Trenton Doyle Hancock: The Re-Evolving Door to the Moundverse

Fridays, Saturdays, 10 a.m.-8 p.m. and Wednesdays, Thursdays, Sundays, 10 a.m.-5 p.m. Continues through April 22

Drawing inspiration from the morality tales of cartoons (a cat is always bad, but birds or mice are good; dogs also are heroes), comic books (equally flamboyant bad guys and good guys), video games and films, Trenton Doyle Hancock created his own private universe, one in which the Mounds (half-plant, half-animal, all-good living forest) and the Vegans (they eat Mounds!) endlessly battle it out for supremacy. Both Coonbear and Bringback, a henchman in a striped unitard, are part of the battle, because they're also some part of Hancock. Politics, race, class, identity and issues of social justice are hidden in these stories, just like Sun Ra's own fully scored space operas in the jazz world. Trenton Doyle Hancock: The Re-Evolving Door to the Moundverse is a collection of these drawings, sculptures and prints that show part of the eternal struggle of good and evil, right and wrong, moral and immoral. The Re-Evolving Door to the Moundverse opens with a free reception at 7 p.m. Friday, January 19, at Contemporary Art Museum St. Louis (3750 Washington Boulevard; www.camstl.org). Hancock will discuss the Moundverse and his work at 11 a.m. Saturday, January 20. The show continues through April 22, and the gallery is open 10 a.m. to 5 p.m. Wednesday through Sunday, and 10 a.m. to 8 p.m. Friday and Saturday. Admission is free. free admission

Blackbird

Sundays, 3 p.m. and Thursdays-Saturdays, 8 p.m. Continues through Feb. 25

Old lovers reunite in David Harrower's play Blackbird, but this get-together is far from a happy one. Una shows up at Ray's office and demands to speak with him about the way things between them ended. Ray would rather not, because he's made a new life for himself and doesn't want to ruin it. Una feels she's owed something from Ray, however — he did leave her when she was just twelve years old, and as an adult he should have handled it better. Blackbird is a tense (and potentially upsetting) play about uncomfortable subjects, and a happy end is not in store. St. Louis Actors' Studio presents Blackbird at 8 p.m. Thursday through Saturday and 3 p.m. Sunday (9 to 25) at the Gaslight Theater (358 North Boyle Avenue; www.stlas.org). Tickets are $30 to $35. $30-$35

Infected

Thursdays-Saturdays, 8 p.m., Sundays, 7 p.m. and Sun., Feb. 25, 2 p.m. Continues through Feb. 18

Albert Ostermaier's drama Infected centers on a lone day trader. He's under quarantine, and his mental health is swiftly deteriorating under his protracted isolation — or maybe it's his mysterious malady that's eating away at his brain? Whichever it is, he's definitely slipping free of reality; he's begun to think he caught his virus from the stock market itself, as he explains in a frantic monologue about his life, his work and his disease. Upstream Theater presents the American premiere of Infected, translated by Philip Boehm from Ostermaier's original German. Performances take place at 8 p.m. Thursday to Saturday and 7 p.m. Sunday (February 9 to 24), with an additional 2 p.m. show on Sunday, February 25, at the Kranzberg Arts Center (501 North Grand Boulevard; www.upstreamtheater.org). Tickets are $25 to $35. $25-$35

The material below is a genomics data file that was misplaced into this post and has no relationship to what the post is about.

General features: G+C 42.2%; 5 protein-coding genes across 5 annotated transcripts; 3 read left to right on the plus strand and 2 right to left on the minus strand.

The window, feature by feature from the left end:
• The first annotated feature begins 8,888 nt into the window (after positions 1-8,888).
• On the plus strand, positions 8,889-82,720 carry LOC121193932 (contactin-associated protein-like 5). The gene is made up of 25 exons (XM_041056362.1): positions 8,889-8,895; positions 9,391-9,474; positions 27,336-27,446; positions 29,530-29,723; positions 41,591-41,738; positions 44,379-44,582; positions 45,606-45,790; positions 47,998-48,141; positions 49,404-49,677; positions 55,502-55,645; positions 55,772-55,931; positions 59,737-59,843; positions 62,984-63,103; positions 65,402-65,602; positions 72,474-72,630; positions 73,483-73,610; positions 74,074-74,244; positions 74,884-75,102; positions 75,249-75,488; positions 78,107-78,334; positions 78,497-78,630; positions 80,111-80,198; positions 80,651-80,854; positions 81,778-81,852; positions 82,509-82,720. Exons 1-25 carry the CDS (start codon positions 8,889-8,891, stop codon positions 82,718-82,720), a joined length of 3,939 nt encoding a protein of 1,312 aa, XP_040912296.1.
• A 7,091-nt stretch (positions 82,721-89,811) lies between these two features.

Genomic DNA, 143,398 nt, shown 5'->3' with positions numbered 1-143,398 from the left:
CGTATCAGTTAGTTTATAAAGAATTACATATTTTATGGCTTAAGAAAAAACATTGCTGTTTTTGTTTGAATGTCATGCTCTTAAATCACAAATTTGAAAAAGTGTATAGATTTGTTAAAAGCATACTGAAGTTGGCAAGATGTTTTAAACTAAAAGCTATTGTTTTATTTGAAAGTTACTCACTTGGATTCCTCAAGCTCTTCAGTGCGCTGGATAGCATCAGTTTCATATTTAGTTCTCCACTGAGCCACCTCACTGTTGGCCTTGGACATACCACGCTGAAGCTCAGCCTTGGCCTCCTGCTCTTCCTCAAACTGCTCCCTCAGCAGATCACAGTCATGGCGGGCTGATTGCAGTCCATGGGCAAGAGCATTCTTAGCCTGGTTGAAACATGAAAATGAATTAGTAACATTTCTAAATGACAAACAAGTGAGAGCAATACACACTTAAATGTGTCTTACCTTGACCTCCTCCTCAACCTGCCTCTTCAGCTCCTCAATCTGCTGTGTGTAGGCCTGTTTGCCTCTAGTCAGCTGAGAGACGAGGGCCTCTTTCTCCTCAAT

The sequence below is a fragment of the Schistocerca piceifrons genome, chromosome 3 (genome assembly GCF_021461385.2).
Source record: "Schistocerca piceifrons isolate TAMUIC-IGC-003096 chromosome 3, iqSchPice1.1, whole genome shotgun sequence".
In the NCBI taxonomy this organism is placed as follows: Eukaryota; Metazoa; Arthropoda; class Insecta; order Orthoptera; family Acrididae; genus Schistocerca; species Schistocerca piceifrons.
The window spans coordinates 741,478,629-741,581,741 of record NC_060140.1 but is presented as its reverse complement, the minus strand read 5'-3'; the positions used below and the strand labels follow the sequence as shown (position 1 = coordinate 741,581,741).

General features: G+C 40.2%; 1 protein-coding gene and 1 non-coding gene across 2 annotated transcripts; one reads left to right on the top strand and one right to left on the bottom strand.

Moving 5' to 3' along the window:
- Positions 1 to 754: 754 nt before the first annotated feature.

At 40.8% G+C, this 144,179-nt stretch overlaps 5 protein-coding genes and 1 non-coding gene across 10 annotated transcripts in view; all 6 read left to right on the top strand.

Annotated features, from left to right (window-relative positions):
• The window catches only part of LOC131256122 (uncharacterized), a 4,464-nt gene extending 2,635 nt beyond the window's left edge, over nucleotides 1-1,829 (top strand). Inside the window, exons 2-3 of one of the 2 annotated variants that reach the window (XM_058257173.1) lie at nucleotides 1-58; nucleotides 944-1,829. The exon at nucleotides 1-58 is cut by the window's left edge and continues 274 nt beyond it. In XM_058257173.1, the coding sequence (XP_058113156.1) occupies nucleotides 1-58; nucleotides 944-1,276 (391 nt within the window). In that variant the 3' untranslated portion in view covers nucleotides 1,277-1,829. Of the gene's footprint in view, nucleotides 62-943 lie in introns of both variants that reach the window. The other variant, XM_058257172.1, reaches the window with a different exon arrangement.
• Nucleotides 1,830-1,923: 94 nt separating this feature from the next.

Buy Tickets
Kranzberg Arts Center (map)
501 N Grand Blvd
St. Louis - Grand Center
phone 314-533-0367
Infected

Silent Sky

Sundays, 2 p.m. Continues through Feb. 18

Henrietta Leavitt has questions about deep space and Earth's place and role in the universe, so she gets a job at the Harvard Observatory in hopes of finding satisfying answers. Instead, she's confronted by the very unsatisfactory reality that women aren't allowed to use the telescope. Her dream job turns out to be grunt work, as she's expected to catalog all the stars revealed on the telescope's photographic plates, while men pursue the business of discovery. Women are capable of seeing what men cannot, and in those plates Leavitt found something no one else had noticed and broke new ground in astronomy. Lauren Gunderson's play Silent Sky charts the lives and work of early twentieth-century female astronomers, and how they defied the odds to do great work in an age when society mostly demanded they stay out of the way and procreate. West End Players Guild presents Silent Sky at 8 p.m. Thursday through Saturday and 2 p.m. Sunday (February 9 to 18) at the Union Avenue Christian Church (733 North Union Avenue; www.westendplayers.org). Tickets are $20 to $25. $20-$25